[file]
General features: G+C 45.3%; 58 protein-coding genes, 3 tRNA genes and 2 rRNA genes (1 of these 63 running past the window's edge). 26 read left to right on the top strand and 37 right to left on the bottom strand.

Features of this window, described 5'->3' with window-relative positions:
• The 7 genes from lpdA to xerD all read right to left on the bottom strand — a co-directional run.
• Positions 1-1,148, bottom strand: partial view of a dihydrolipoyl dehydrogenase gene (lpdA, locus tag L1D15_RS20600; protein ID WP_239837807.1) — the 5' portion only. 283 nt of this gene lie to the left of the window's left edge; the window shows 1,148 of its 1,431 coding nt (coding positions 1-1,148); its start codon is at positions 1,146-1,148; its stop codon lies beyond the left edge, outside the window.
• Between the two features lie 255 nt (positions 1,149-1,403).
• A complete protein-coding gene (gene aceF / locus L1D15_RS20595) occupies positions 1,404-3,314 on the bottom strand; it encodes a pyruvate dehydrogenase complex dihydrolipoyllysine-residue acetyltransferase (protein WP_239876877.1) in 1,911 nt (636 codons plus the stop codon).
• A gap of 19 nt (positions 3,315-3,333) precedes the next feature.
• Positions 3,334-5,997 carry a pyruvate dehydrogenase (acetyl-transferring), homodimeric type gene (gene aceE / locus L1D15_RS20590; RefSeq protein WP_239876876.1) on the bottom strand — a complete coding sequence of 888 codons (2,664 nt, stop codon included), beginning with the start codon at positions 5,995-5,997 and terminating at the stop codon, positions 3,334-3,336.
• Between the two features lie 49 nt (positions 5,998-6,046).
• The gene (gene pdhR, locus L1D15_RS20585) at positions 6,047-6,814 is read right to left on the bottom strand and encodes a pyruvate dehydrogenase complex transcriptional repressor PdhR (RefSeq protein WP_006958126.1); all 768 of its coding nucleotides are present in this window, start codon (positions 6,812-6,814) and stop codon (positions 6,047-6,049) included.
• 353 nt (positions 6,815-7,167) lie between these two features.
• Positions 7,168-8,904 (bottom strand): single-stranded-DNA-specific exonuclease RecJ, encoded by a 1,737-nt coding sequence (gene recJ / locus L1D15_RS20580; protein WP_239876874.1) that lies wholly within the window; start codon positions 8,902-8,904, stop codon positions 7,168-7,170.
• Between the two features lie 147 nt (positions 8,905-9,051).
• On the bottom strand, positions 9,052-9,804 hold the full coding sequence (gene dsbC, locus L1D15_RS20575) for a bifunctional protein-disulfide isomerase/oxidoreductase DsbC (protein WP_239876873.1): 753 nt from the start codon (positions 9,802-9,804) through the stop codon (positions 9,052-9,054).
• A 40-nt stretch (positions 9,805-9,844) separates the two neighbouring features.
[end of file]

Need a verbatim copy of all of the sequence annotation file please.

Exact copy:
General features: G+C 45.3%; 58 protein-coding genes, 3 tRNA genes and 2 rRNA genes (1 of these 63 running past the window's edge). 26 read left to right on the top strand and 37 right to left on the bottom strand.

Features of this window, described 5'->3' with window-relative positions:
• The 7 genes from lpdA to xerD all read right to left on the bottom strand — a co-directional run.
• Positions 1-1,148, bottom strand: partial view of a dihydrolipoyl dehydrogenase gene (lpdA, locus tag L1D15_RS20600; protein ID WP_239837807.1) — the 5' portion only. 283 nt of this gene lie to the left of the window's left edge; the window shows 1,148 of its 1,431 coding nt (coding positions 1-1,148); its start codon is at positions 1,146-1,148; its stop codon lies beyond the left edge, outside the window.
• Between the two features lie 255 nt (positions 1,149-1,403).
• A complete protein-coding gene (gene aceF / locus L1D15_RS20595) occupies positions 1,404-3,314 on the bottom strand; it encodes a pyruvate dehydrogenase complex dihydrolipoyllysine-residue acetyltransferase (protein WP_239876877.1) in 1,911 nt (636 codons plus the stop codon).
• A gap of 19 nt (positions 3,315-3,333) precedes the next feature.
• Positions 3,334-5,997 carry a pyruvate dehydrogenase (acetyl-transferring), homodimeric type gene (gene aceE / locus L1D15_RS20590; RefSeq protein WP_239876876.1) on the bottom strand — a complete coding sequence of 888 codons (2,664 nt, stop codon included), beginning with the start codon at positions 5,995-5,997 and terminating at the stop codon, positions 3,334-3,336.
• Between the two features lie 49 nt (positions 5,998-6,046).
• The gene (gene pdhR, locus L1D15_RS20585) at positions 6,047-6,814 is read right to left on the bottom strand and encodes a pyruvate dehydrogenase complex transcriptional repressor PdhR (RefSeq protein WP_006958126.1); all 768 of its coding nucleotides are present in this window, start codon (positions 6,812-6,814) and stop codon (positions 6,047-6,049) included.
• 353 nt (positions 6,815-7,167) lie between these two features.
• Positions 7,168-8,904 (bottom strand): single-stranded-DNA-specific exonuclease RecJ, encoded by a 1,737-nt coding sequence (gene recJ / locus L1D15_RS20580; protein WP_239876874.1) that lies wholly within the window; start codon positions 8,902-8,904, stop codon positions 7,168-7,170.
• Between the two features lie 147 nt (positions 8,905-9,051).
• On the bottom strand, positions 9,052-9,804 hold the full coding sequence (gene dsbC, locus L1D15_RS20575) for a bifunctional protein-disulfide isomerase/oxidoreductase DsbC (protein WP_239876873.1): 753 nt from the start codon (positions 9,802-9,804) through the stop codon (positions 9,052-9,054).
• A 40-nt stretch (positions 9,805-9,844) separates the two neighbouring features.